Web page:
The semester planner can be used to track time in a similar way but on a larger, semester-wide scale. The semester planner includes major College holidays, academic deadlines, and can be used to track all of your major assignments, mid-terms, and finals. After reviewing your class syllabus, feel free to plug in key dates and deadlines into the semester planner. Life events such as friend’s birthdays, days where you may have work or a family event, and other commitments that you can’t reschedule could also be included in your semester planner. By adding major academic and personal dates to your semester planner, you can also make a more realistic weekly planner then reflects the accurate amount of free time you have during certain weeks or when you may have multiple major assignments.
With the use of the weekly and semesterly planners, you can feel more in control of your semester and of your time!
Time Management FAQs
Personally, I like to reward myself regardless of how big or small the task is. Completing just one task is already an accomplishment that makes me feel better and can also push me to do more. Additionally, it’s comforting to surround yourself with people who are dealing with similar issues, so you’re not alone. For example, my roommate and I like to set a time to work together and when we finish, we watch a movie.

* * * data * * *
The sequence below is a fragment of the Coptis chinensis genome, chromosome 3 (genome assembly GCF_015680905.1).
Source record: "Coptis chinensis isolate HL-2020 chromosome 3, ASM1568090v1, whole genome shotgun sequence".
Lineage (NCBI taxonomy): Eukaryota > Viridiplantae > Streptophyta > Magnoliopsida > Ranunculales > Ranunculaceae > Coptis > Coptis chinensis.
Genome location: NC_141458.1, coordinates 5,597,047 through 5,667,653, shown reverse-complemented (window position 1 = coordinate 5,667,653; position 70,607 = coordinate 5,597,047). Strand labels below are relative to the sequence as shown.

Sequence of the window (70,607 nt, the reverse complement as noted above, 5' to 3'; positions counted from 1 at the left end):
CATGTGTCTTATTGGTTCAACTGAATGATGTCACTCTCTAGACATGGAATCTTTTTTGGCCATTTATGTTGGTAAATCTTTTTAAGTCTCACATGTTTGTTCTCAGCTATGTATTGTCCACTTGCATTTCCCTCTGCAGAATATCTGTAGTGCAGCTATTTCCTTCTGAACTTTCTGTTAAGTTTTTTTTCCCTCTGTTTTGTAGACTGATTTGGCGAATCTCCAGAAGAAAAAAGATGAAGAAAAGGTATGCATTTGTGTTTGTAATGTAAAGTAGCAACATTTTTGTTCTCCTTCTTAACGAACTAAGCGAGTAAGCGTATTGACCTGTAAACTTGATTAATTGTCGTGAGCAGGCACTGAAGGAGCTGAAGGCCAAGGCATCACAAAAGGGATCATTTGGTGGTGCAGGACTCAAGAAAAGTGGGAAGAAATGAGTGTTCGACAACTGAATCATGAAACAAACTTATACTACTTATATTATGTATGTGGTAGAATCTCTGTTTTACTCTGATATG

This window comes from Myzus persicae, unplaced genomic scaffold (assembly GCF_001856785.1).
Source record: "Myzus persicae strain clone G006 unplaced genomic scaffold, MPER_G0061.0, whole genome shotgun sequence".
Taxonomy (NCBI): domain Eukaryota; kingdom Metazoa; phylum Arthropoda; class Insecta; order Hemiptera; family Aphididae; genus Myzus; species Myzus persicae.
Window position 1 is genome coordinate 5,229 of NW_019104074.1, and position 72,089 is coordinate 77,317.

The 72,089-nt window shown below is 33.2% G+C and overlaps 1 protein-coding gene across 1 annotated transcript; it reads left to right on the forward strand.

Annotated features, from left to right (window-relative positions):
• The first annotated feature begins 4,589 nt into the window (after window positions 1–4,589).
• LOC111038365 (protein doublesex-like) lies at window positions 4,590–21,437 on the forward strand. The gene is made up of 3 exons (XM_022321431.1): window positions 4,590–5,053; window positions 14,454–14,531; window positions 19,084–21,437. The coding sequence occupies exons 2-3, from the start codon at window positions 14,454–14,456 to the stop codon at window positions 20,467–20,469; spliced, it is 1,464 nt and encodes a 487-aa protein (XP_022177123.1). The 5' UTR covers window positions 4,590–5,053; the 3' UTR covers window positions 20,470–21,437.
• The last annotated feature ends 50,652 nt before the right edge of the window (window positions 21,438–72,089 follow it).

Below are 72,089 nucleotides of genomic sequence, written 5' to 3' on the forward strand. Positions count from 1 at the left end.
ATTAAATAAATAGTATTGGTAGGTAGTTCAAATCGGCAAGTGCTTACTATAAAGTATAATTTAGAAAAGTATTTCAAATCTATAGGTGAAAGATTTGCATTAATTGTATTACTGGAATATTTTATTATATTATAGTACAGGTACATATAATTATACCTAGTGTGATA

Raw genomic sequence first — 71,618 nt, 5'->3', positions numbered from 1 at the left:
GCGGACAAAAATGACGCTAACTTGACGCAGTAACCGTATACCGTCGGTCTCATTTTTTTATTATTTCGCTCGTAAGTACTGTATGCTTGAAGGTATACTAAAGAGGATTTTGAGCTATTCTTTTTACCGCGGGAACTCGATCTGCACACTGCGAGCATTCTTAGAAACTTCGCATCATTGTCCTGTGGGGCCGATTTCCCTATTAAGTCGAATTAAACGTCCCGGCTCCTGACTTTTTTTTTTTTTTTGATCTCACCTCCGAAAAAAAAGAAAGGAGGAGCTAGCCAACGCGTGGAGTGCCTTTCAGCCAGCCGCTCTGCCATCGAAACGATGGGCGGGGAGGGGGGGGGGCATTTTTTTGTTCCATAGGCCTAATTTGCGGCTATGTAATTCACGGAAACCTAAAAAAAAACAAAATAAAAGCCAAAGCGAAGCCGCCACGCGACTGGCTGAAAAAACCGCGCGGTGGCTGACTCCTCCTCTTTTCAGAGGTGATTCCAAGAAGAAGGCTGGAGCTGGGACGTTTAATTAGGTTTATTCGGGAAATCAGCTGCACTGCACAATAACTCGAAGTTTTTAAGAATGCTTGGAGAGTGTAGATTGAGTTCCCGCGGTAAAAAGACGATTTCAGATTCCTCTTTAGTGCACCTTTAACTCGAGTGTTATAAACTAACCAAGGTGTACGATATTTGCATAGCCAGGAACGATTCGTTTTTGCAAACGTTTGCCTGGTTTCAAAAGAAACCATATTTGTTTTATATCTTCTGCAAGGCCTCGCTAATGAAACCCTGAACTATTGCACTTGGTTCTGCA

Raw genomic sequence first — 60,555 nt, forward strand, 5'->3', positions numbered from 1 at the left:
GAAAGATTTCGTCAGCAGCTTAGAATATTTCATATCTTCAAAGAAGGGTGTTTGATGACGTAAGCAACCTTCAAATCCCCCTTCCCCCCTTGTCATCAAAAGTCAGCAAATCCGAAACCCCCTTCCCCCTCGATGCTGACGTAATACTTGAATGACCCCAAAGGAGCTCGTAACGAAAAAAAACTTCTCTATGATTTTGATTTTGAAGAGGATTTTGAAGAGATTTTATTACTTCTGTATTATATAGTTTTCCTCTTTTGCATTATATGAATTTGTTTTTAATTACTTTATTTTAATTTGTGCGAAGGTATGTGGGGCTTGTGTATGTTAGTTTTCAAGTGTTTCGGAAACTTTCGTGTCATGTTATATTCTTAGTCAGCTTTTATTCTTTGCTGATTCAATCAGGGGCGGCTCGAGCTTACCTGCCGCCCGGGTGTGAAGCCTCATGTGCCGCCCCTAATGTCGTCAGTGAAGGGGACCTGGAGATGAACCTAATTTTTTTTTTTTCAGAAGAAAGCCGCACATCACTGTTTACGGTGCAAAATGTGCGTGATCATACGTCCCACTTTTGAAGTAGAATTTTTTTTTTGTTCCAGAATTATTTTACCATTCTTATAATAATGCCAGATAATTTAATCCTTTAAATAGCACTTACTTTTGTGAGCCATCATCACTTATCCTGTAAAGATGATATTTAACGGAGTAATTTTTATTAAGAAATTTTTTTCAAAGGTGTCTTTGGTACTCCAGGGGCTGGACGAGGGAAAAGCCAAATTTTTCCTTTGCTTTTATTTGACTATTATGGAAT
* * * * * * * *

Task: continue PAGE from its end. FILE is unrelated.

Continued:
It’s so important to be realistic with your time. Since most people are doing remote work, you should keep in mind how many classes you’re taking in a day and decide how many hours you can actually work. I only have two classes on Mondays and Wednesdays, so I’m able to work for three hours while also having time to relax for a bit and do my homework in the evening. If you’re constantly working back to back, it’s most likely a sign that you’re pushing yourself too hard and will experience burnout.